DBAsupport.com Forums - Powered by vBulletin
Results 1 to 2 of 2
  1. #1
    Join Date
    May 2009

    Performance degrades with big blocksize tablespace

    Hi bangalibor here,

    I have a huge table which sizes near about 50GB and have five columns and no primary key exists.Because the performance is going down( it should as most of the queries are going for full table scan), we need to tune it.

    The considerations are:
    a. We will not go into partition table.(why?..dont ask plz)
    b. There is no joins in the query with other table so, that i can tune.Most of the queries are simple like
    select * from ... where a1=...;

    I have tried with index, but the cost of using index is high, so, oracle surpresses ......

    c. So, only way out for me , was to make table scan faster..
    That was my point of working.

    The test machine says, I took half of the data in a test machine, where i had two tables with different tablespace blocksize to compare.

    table 1:

    8k blocksize, db_buffer 150M , db_multiblock_read_count=16

    table 2:
    32K blocksize, db_32k_.. 500M , db_multiblock...=32

    I have achived 40% less cpu cost in 32k compare to 8k. But, the elapsed time was only 5% better in 32k.

    (my first doubt to you is, why this happens)

    i thought well , the best i can get is this 5%, and planned to go for implementation and i collapsed as,

    The query in 32k ,was taking three times more than the test machine...

    so, please help me ......................

    The production is of,

    db_32k_cache_size=3G compare to db_cache of 1.8G

    there are some more difference between the test and production...

    in test, pga_aggregate_target=8G
    shared_pool= 1.5G

    in prouction, pga_aggregate_target=2G
    One more thing, the cpu cost of 32k is still 40% less.

    So, i think i have yorked myself here... please help

  2. #2
    Join Date
    Mar 2007
    Ft. Lauderdale, FL
    I agree a 50 Gig in size table is a large one but I wouldn't say "huge".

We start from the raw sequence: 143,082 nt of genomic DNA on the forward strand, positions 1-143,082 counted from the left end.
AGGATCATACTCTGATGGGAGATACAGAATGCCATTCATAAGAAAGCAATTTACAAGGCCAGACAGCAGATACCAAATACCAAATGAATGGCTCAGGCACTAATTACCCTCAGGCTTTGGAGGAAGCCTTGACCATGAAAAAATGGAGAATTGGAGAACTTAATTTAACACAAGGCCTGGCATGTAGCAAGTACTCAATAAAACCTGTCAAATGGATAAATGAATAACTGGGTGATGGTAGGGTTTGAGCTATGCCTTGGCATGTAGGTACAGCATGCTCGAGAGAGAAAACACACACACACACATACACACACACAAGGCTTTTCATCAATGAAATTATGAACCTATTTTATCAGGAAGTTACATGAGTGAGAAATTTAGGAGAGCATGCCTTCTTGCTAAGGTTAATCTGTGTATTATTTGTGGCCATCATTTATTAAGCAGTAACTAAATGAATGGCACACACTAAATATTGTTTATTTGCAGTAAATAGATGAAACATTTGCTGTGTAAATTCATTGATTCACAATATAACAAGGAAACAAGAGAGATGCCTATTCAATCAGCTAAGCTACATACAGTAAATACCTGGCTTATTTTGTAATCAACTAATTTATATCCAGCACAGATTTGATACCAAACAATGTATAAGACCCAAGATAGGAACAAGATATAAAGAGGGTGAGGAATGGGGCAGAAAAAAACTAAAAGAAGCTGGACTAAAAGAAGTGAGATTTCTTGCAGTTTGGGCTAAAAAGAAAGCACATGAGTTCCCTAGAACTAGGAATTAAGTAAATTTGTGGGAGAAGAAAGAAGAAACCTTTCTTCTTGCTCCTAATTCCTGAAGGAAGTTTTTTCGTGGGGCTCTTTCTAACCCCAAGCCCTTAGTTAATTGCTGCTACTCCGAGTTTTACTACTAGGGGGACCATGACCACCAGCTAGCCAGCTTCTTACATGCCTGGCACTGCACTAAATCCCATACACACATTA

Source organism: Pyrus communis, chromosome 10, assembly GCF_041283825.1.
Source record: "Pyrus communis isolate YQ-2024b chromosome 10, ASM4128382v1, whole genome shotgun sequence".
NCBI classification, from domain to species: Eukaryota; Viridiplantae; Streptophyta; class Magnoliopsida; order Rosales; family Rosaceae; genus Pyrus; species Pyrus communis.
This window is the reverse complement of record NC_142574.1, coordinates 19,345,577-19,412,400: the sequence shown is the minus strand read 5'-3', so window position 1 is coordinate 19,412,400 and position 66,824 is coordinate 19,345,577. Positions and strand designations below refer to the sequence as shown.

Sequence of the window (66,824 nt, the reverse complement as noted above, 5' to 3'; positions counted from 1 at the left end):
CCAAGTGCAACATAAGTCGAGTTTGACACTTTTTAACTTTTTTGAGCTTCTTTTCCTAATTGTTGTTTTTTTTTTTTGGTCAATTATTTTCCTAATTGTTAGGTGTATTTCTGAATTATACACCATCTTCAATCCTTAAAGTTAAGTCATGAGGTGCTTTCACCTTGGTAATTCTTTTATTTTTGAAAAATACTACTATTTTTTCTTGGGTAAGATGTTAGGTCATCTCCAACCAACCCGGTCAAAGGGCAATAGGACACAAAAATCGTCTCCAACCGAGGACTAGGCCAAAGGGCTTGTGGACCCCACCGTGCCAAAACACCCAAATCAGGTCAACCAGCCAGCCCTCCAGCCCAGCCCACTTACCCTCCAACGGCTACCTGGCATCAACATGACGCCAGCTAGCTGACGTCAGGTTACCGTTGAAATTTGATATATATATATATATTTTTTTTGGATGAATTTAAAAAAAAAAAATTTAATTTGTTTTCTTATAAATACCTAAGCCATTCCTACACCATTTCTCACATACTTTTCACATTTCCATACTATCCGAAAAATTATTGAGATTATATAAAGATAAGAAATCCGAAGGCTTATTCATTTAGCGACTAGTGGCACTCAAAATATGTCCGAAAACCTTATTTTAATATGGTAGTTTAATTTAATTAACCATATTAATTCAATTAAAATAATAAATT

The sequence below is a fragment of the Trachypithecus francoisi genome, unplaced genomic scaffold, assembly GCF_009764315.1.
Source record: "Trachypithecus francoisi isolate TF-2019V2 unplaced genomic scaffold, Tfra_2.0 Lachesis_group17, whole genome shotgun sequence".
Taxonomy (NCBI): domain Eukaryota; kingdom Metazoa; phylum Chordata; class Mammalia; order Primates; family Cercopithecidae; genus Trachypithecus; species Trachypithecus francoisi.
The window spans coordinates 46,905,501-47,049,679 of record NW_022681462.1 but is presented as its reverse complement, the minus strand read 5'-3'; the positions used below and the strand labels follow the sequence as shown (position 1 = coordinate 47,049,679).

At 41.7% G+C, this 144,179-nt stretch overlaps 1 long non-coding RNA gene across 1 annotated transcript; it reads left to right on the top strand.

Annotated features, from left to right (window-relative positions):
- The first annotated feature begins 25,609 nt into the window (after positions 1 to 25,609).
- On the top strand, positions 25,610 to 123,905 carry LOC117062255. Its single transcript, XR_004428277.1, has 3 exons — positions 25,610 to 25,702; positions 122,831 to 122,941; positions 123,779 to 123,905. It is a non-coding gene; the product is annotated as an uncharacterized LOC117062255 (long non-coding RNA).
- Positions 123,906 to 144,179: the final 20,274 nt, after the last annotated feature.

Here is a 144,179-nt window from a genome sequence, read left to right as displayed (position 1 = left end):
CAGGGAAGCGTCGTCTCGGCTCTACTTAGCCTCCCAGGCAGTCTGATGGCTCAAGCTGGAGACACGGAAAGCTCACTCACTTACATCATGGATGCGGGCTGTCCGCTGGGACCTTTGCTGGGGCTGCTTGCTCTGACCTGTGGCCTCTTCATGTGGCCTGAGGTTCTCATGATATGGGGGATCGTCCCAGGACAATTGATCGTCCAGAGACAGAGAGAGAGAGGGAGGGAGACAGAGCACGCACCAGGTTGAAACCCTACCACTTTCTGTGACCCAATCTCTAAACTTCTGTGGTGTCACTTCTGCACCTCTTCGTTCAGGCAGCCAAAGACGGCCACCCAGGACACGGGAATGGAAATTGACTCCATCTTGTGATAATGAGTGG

In short, I think poster is wasting fine tune effort in the wrong direction.

    Solution is pretty simple, fix the indexing strategy -there are just two reasons why Oracle wouldn't like the indexes: a) indexes have no o wrong statistics or, b) indexes are not in line with queries predicates rendering queries non-sargable.

    I also wouldn't take partitioning out of the table.

    Last but not least I wish query example "select * from ... where a1=...;" is not a real query -no "select *" query should be run against a production environment.
    Pablo (Paul) Berzukov

    Author of Understanding Database Administration available at amazon and other bookstores.

    Disclaimer: Advice is provided to the best of my knowledge but no implicit or explicit warranties are provided. Since the advisor explicitly encourages testing any and all suggestions on a test non-production environment advisor should not held liable or responsible for any actions taken based on the given advice.

Posting Permissions

  • You may not post new threads
  • You may not post replies
  • You may not post attachments
  • You may not edit your posts

Click Here to Expand Forum to Full Width

We have made updates to our Privacy Policy to reflect the implementation of the General Data Protection Regulation.